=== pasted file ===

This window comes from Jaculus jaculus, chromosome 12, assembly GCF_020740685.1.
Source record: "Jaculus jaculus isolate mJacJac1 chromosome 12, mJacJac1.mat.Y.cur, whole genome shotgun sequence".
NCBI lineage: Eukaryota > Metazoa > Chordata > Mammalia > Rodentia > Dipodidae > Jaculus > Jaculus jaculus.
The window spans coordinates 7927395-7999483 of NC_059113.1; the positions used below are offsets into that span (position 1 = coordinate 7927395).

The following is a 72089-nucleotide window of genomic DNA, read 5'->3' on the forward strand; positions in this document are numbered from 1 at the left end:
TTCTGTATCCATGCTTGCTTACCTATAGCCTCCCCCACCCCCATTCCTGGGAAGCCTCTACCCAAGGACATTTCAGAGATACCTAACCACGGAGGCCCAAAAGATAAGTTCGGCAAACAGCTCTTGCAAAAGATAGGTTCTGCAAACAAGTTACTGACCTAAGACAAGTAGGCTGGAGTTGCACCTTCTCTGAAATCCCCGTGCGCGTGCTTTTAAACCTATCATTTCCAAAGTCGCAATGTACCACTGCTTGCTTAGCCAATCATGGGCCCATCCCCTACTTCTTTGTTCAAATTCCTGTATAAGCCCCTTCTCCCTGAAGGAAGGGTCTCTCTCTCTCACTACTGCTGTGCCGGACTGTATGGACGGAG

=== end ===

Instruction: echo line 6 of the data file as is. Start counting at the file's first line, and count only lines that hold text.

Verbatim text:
TTCTGTATCCATGCTTGCTTACCTATAGCCTCCCCCACCCCCATTCCTGGGAAGCCTCTACCCAAGGACATTTCAGAGATACCTAACCACGGAGGCCCAAAAGATAAGTTCGGCAAACAGCTCTTGCAAAAGATAGGTTCTGCAAACAAGTTACTGACCTAAGACAAGTAGGCTGGAGTTGCACCTTCTCTGAAATCCCCGTGCGCGTGCTTTTAAACCTATCATTTCCAAAGTCGCAATGTACCACTGCTTGCTTAGCCAATCATGGGCCCATCCCCTACTTCTTTGTTCAAATTCCTGTATAAGCCCCTTCTCCCTGAAGGAAGGGTCTCTCTCTCTCACTACTGCTGTGCCGGACTGTATGGACGGAG